How is avian influenza transmitted?
Avian influenza is most often spread by direct contact between infected birds and healthy birds. It may also be spread indirectly through contact with contaminated equipment and biological secretions and/or excretions. The avian influenza virus is found in secretions from the nares (nostrils), mouth, and eyes of infected birds and is also excreted in their droppings (excreta). Contact with contaminated droppings is the most common means of bird-to-bird transmission, although airborne secretions are another important means of transmission, especially within poultry houses. Droppings from wild ducks can introduce avian influenza into domestic flocks raised on range or in open flight pens.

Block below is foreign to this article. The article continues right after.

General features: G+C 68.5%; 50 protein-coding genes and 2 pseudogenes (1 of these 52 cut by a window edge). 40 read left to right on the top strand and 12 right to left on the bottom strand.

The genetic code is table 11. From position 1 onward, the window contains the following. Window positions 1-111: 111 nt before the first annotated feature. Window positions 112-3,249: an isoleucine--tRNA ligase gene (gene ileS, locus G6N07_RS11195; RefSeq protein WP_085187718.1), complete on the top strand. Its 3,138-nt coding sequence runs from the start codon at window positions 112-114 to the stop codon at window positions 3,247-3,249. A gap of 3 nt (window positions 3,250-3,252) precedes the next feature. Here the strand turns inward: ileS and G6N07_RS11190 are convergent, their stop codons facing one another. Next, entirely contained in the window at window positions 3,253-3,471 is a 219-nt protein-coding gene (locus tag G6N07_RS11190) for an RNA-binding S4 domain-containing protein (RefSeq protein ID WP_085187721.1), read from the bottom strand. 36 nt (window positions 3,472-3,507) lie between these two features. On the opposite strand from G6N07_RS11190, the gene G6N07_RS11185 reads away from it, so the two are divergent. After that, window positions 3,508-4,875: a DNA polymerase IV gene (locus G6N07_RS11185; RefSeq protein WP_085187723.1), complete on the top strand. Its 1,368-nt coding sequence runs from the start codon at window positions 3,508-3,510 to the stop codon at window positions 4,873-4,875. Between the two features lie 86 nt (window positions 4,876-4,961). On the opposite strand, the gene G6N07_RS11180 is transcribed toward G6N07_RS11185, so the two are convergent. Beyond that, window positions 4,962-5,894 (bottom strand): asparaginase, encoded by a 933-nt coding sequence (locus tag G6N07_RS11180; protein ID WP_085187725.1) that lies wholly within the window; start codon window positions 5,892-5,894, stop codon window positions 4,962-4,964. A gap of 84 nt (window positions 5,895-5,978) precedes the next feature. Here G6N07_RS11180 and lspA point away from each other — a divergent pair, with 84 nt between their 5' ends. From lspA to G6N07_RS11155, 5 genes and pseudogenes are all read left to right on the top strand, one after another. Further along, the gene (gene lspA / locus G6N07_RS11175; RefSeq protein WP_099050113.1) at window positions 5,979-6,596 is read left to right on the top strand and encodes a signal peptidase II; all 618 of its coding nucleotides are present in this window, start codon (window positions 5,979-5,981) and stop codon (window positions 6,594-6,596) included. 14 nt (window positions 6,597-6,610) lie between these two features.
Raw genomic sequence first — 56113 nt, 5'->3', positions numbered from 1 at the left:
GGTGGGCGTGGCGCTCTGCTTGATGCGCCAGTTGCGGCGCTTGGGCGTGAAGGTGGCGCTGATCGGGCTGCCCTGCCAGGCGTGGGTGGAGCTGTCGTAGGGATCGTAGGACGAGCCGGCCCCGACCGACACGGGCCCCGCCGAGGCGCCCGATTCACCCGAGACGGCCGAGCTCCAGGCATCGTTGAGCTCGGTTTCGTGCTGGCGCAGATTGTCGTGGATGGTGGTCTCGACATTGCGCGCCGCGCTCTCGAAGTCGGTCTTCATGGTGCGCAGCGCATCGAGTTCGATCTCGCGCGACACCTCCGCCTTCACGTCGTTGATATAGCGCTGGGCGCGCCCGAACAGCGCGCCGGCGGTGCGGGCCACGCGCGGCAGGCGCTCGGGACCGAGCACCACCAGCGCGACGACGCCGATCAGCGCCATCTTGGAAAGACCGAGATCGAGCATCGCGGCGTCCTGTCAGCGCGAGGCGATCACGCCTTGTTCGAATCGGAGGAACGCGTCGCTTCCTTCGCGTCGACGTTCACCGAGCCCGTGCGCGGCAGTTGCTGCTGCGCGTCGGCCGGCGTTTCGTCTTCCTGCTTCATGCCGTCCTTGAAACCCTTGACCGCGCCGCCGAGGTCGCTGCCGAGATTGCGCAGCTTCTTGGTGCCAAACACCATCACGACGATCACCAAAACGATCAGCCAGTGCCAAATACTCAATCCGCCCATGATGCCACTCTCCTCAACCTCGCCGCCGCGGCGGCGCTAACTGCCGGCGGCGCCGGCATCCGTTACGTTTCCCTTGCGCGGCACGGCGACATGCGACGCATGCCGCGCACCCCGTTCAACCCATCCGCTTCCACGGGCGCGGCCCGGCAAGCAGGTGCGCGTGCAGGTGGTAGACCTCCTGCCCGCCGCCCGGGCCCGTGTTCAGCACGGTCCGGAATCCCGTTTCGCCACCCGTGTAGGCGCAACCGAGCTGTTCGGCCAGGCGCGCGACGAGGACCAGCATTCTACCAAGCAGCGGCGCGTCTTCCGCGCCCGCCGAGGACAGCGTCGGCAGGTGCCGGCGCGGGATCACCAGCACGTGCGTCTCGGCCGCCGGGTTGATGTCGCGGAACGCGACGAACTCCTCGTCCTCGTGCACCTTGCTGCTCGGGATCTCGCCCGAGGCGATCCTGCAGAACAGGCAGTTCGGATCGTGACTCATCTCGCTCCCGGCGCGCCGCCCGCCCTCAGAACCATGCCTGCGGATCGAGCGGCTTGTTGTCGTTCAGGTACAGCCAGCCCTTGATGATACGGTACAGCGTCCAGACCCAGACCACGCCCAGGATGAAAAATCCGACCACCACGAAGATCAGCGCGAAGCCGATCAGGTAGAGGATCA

The spread of avian influenza between poultry facilities almost always results from the movement of infected birds or contaminated people and equipment (including clothing, boots, and vehicles). Although more pathogenic strains of avian influenza virus can completely suppress egg production,the less pathogenic strains ofthe virus can be found on the inner and outer surfaces of egg shells; however, this has never resulted in hatchery transmission. Airborne transmission of avian influenza virus from farm to farm is highly unlikely because the virus cannot travel long distances through the air and it is susceptible to the effects of sun light and drying.
Influenza viruses that are considered to be highly pathogenic avian influenza can be spread from birds to people as a result of extensive direct contact with infected birds, such as during home slaughter ordefeathering of infected poultry. Public health concerns center around the potential for the virus to mutate or combine with other influenza viruses to a form a new strain that could easily spread from person to person.